Let’s notice what happens if we break a vase into pieces then try to fix it by putting the pieces back and gluing them.
If we do a good job, it will be difficult to tell where the cracks of the joints are, we’ll probably see a hair-line crack where we can’t insert a pin or a sharp razor blade.
Isn’t this exactly the same case as the cladding stones used in covering the pyramids?
 If we follow the same technique to build the pyramids
We would Break the quarry into pieces, move it to the construction site and put the pieces back exactly as they were in the quarry.
This method required the stones to be marked or numbered at the quarry in such a way that enabled putting them back together in the correct order at the construction site.  The stones were arranged exactly as they were cut from the quarry but flipped (turned upside down) to hide the cutting marks under the stones.
I would ask you to consider then, is this only a clever guess, a theory, or a proven fact??!!
   Evidence:
    * Quarry Men Writings
    *  Logic , common sense and  Work order
    *  Knowledge of Ancient Egyptians
    *  Is it feasible and practical
    * Inherited tradition
    * Stratus and Geology
Quarry Men Writings:
It is a fact that quarry men used to write on the blocks
We know that the Great Pyramid belongs to Khufu because of the writings (in red colour) of the group of workers who named themselves as the Strongmen of Khufu).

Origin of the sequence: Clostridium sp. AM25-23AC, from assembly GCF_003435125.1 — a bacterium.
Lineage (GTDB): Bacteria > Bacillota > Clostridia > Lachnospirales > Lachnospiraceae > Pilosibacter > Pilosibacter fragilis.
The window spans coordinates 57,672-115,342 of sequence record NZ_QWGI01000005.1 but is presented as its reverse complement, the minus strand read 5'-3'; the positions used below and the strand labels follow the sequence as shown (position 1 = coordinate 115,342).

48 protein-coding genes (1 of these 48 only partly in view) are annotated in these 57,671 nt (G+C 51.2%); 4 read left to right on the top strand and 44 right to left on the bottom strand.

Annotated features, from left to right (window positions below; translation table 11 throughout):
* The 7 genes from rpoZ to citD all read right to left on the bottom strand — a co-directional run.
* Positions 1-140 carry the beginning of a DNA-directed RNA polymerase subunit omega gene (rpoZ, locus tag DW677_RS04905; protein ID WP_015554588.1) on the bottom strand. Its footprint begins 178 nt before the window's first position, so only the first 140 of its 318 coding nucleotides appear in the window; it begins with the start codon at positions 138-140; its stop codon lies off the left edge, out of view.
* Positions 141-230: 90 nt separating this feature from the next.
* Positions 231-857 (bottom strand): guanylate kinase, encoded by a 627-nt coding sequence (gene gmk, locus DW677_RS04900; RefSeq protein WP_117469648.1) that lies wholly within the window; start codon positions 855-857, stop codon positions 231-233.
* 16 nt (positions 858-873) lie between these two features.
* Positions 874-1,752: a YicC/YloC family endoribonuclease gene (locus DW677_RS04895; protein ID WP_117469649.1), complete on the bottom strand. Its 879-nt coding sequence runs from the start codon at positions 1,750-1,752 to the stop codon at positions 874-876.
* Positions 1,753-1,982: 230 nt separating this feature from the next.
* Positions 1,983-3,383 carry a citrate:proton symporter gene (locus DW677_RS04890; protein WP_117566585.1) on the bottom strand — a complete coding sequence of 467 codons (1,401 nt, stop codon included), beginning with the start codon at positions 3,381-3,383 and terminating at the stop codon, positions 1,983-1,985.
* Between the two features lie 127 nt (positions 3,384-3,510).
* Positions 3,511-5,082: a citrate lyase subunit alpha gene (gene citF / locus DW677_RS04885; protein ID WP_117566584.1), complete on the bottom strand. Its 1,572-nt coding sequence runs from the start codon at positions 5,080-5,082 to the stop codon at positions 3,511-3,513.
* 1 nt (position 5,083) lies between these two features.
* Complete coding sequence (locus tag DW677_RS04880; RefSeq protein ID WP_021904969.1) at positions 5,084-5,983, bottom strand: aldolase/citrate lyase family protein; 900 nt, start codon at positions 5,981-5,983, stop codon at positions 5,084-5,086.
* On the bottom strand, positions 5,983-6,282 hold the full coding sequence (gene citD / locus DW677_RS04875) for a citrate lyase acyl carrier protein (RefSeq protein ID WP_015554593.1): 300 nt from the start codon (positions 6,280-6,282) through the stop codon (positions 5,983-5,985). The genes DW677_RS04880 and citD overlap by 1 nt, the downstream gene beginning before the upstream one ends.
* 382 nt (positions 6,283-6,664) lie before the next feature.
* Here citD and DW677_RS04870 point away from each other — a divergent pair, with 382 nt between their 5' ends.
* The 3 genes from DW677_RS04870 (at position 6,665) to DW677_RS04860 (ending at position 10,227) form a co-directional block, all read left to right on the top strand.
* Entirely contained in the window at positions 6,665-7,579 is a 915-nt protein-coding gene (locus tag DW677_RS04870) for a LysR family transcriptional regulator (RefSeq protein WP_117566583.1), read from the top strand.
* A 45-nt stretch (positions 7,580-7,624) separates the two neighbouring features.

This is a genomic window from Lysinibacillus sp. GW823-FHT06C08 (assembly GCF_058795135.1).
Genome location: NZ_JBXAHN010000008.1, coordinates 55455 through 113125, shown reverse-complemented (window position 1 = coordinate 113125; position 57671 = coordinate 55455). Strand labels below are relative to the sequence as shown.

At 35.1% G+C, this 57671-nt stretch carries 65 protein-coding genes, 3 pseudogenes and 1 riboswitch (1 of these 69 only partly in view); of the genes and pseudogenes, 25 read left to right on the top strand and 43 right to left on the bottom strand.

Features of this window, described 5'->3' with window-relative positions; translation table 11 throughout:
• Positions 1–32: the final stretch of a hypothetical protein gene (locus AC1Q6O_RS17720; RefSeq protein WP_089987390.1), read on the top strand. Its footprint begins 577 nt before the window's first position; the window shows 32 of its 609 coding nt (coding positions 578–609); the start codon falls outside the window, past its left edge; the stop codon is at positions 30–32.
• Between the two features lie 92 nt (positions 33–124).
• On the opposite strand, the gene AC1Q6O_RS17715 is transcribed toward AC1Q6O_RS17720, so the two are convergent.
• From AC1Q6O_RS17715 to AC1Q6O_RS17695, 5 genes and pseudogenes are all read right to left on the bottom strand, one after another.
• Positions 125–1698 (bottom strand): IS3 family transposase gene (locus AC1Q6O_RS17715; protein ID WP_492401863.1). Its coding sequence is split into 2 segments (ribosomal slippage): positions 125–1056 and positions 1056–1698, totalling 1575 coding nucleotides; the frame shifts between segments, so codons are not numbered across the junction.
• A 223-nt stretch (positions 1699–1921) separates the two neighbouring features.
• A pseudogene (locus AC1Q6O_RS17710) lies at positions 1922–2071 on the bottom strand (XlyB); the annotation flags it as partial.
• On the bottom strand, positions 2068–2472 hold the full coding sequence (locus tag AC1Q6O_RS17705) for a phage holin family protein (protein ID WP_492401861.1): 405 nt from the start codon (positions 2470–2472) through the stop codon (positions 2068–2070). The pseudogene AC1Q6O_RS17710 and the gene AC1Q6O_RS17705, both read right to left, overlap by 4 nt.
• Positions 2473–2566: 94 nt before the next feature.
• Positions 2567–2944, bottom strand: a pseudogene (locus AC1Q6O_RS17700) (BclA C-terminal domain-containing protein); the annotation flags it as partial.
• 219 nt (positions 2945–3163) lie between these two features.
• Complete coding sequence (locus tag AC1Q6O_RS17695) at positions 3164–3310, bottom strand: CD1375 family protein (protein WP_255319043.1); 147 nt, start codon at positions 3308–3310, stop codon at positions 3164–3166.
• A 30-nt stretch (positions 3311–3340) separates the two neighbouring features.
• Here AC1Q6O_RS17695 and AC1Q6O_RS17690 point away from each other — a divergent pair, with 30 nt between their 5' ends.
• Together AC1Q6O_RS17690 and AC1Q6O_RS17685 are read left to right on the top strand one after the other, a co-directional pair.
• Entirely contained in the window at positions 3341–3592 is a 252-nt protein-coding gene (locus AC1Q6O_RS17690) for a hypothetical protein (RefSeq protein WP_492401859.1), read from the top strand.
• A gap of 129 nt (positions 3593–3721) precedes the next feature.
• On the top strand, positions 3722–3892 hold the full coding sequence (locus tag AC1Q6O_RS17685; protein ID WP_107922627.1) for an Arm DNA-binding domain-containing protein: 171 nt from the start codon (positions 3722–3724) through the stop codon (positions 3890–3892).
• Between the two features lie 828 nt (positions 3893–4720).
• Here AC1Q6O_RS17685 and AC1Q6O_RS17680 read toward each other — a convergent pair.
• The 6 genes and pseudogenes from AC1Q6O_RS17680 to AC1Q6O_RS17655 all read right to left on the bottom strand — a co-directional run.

A French Egyptologist  found more than1500 stones used in building the pyramid of PEPI  the first  in Sakkara having quarry writings on them, he translated it and found that most of them are names of workgroups, numbers & marks, …etc.
What were these writings for?
· Fun at leisure time (I don’t think they had that)
· Memorial writing (Stones were to be eventually hidden inside the building)
Functional role, or constructional reasons
Of course, we will have to come to the conclusion that
They Had a functional role or constructional reasons
   
Logic, common sense and Work order
The simple principle first cut - first moved and then built must have been applied and if it was followed accurately we will end up having the stones built in the same order as they were cut with no effort needed to make them fit accurately to each other.
 
Did Ancient Egyptians know these techniques?
Yes, we could find assembly marks on some of the wooden pieces of KHUFU’S Boat found in 1954 next to the great pyramid and that helped in reconstructing it.
Tutankhamen’s shrines in the Egyptian Museum carry assembly writings that help when putting the pieces together.
 
Does this technique really work?
Sure it does
It is the same technique used in cutting the temple of ABU-SIMBEL and reconstructing the blocks 60 meters higher than their original location.
Every piece was given a number and carefully moved and put back exactly where it belonged.
 
The same was followed in moving the temple of Philae from its original island to another island – the project taking 4 years to complete.
 
The visitor to these two temples can never notice they were even moved from their original places and find it difficult to believe this.

http://www.hanyra.com/index_files/The_Broken_Vase_theory.htm
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« Reply #112 on: December 12, 2009, 10:04:51 pm »

Inherited tradition:
I wanted to ask the modern stone cutters and builders about the eligibility of this theory.  So I paid a visit to a quarry and asked to meet the stone cutters.  I was invited to a cup of tea and asked to wait for half an hour for them because they were building a wall nearby.
 
I thought the man whom I had met misunderstood who I wanted to meet, so I told him, “sorry, I want to meet the stone cutters not the builders”.
He answered, clarifying my misunderstanding, “Sir, in our career the stone cutters are stone builders at the same time. So every stone-cutter is a builder and every builder is a cutter, this is how it is now and how it has always been from generation to generation.”